End plate or plug member 102 is provided with a plurality of openings or passages 111, five in this embodiment, and a plurality of threaded holes 112 (twelve in this embodiment) into which are inserted threaded studs or bolts 113. Studs 113 extend through openings 114 in a fluid collector cap 115 via openings in a gasket or seal 116, and thumb screws, nuts or bolts 117 secure the collector cap 115 to plug member 102. Collector cap 115 is also provided with a countersink section 115' on the inner surface thereof and with a threaded opening 118, which is adapted for attachment to a stream of reactant, product or other material.
A porous tubular member 119, such as that described in the embodiments of FIGS. 1 and 6, for example, is positioned within outer wall 100 so as to define a space therebetween forming an annular inlet channel 120. A gasket or seal 121 having apertures 122, which align with openings or passages 111 of plug member 102 is located intermediate a lower end of tubular member 119 and plug member 102. A support plate or plug 123 having an outer flange section 124, annular groove 125 and a plurality of holes or countersinks 126 is positioned in and over an upper end of tubular member 119, with a seal 127, such as an O-ring, located in groove 125, preventing leakage therebetween. A plurality of dowels or members 128 are mounted in holes 126 and extend into holes 129 in end cap 103 to prevent movement of porous tubular member 119 and to maintain a gap 130 between end cap 103 and support plug 123, which functions as the inlet fluid fluid medium distributor from passage 109 to annular channel 120, as shown by flow arrows. If desired, the holes 129 in end cap 103 may be replaced with a groove into which one end of dowels 128 extend.
Within outer porous tubular member 119, a plurality of smaller diameter porous tubular members 131 are positioned in spaced relation (see FIG. 8 where five are shown). Within each tubular member 131 is a hollow core member 132 having a plurality of spaced grooves 133 around the outer surface and a plurality of spaced radial openings or passages 134 along the length thereof which interconnect grooves 133 with a hollow passageway 135. Each of core members 132 is mounted in a tubular member 131 so as to abut thereagainst to provide support for the tubular members, as in the embodiment of FIG. 4, with the grooves 133 forming collection flow channels. A pair of retainer plates 136 and 137 are positioned within outer tubular member 119 and at each end of inner tubular members 131 to retain tubular members in spaced relation, retaining plates 136 and 137 being provided with a plurality of openings 138 and 139 into which the end of tubular members 131 extend. Tubular members 131 abuts at the lower ends thereof against the gasket or seal 121, having apertures 122 therein, and at the upper ends thereof against a gasket or seal 140 having apertures 141 therein, whereby leakage around the ends of the tubular members is prevented. Core members 132 extend at each end into apertures 122 and 141 of gaskets 121 and 140, and are retained such that hollow passageways 135 thereof are aligned with openings or passages 111 in plug member 102.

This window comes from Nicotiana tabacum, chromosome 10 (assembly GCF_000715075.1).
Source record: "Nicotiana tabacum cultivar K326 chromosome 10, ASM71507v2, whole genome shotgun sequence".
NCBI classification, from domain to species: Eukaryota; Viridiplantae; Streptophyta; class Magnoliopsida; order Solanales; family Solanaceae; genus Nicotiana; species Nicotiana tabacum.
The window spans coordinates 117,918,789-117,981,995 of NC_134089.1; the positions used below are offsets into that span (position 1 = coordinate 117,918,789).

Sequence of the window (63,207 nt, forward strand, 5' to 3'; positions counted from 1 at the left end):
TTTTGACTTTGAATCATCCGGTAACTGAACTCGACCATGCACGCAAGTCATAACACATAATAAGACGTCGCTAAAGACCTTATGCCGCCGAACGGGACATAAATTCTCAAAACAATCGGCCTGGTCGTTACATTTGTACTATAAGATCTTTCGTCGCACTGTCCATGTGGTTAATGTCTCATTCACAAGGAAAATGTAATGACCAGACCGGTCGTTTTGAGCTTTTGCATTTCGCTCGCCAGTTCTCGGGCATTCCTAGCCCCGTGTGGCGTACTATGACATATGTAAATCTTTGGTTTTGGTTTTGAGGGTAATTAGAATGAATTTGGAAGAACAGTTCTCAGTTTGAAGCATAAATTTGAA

A reactor bed, packing or matrix 142 of selected support material, as in the embodiments of FIGS. 1 and 6, is located intermediate retainer plates 136 and 137 and between outer tubular member 119 and each of tubular members 131, retaining plate 136 being partially cut away in FIG. 8 to show the material of bed 142. Retainer plate 136 is also provided with a plurality of apertures 143 (see FIG. 8) through which the medium 142 can be inserted or introduced, if desired, by providing end cap 102, support plug 123 and gasket 140 with corresponding apertures as in the embodiment of FIG. 1.
In the embodiment of FIGS. 7 and 8, the fluid or medium inlet distribution system comprises inlet passage 109, gap 130, and annular channel 120, while the medium collection system comprises grooves 133, radial openings 134, and hollow passageways 135 each of core member 132, openings 111 in end plug 102, countersink 115' and opening 118 in collector cap 115. Passage of the medium through the bioreactor of FIG. 7 is illustrated by flow arrows, with the medium flowing in a radial or horizontal direction through the bed 142, as in the embodiment previously described.